From 1783 when the first human flew in a balloon propelled by hot air rising an open fire, innovations in hot-air balloons have been revolutionary. Hot air was quickly replaced by hydrogen, which was easier to control. Hot-air ballooning has become a popular sport with more than 5000 hot-air balloon pilots in the United States. Chemistry has contributed the durable, inexpensive and heat-resistant nylon fabric and the liquid propane technology used for propulsion. During the 1960s, hot-air balloons attracted less interest, but later they became a popular means of sport and recreation, for instance in the United States. Chemistry contributed to the success of this special kind of sport by developing light-weight and strong synthetic fabrics. The burner unit of today's balloons gasifies liquid propaneto produce hot air.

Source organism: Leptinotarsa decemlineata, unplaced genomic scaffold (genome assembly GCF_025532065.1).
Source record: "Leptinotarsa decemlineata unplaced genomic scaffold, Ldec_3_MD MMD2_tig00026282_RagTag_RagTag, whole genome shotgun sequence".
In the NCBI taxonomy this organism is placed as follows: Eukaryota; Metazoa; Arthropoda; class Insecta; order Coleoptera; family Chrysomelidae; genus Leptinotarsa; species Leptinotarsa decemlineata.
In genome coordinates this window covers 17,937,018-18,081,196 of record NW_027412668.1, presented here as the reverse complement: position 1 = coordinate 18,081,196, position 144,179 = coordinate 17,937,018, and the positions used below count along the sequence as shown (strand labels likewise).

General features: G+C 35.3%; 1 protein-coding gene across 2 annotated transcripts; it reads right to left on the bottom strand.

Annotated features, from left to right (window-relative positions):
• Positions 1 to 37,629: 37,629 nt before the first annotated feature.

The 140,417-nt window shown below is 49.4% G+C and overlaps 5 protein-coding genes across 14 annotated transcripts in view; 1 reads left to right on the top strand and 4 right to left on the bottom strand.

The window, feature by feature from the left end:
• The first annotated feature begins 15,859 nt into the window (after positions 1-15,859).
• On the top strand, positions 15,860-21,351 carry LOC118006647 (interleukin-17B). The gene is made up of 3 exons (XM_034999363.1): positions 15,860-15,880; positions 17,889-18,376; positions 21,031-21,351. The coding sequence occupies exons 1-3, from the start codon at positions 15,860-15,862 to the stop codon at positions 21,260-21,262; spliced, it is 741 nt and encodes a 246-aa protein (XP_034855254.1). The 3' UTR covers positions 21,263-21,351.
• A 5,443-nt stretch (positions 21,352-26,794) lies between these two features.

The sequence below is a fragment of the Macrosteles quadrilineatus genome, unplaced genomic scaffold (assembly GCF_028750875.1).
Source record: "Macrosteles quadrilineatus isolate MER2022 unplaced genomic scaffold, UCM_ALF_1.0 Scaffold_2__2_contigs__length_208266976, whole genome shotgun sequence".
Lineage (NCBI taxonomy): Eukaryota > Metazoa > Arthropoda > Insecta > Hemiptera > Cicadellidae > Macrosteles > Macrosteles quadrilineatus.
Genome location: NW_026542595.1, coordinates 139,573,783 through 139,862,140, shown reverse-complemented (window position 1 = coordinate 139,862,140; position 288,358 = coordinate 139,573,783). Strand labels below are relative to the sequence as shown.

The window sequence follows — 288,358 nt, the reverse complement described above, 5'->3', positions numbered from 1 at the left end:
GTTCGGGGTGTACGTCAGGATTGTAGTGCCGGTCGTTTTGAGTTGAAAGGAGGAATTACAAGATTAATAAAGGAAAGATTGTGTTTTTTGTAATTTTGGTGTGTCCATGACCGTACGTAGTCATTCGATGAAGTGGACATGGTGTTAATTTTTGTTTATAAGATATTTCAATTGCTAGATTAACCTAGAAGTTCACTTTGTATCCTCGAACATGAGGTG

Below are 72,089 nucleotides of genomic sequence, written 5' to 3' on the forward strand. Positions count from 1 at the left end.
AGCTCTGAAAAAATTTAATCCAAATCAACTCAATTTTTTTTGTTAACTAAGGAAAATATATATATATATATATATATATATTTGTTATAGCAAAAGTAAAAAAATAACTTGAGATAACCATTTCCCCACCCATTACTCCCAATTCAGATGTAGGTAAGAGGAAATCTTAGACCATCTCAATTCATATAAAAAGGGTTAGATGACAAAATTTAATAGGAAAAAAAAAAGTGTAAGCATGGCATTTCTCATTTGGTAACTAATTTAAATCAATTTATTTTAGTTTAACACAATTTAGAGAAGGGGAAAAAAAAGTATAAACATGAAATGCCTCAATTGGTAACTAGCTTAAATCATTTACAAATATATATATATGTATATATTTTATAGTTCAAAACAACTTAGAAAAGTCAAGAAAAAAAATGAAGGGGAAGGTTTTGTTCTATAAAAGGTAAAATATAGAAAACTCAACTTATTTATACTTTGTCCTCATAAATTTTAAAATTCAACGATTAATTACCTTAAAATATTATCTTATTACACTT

Flying in a hot-air balloon is fundamentally different from every other kind of flight. Having an undisturbed view of 360 degrees from the basket, balloons provide us with an undeniable feeling of liberty.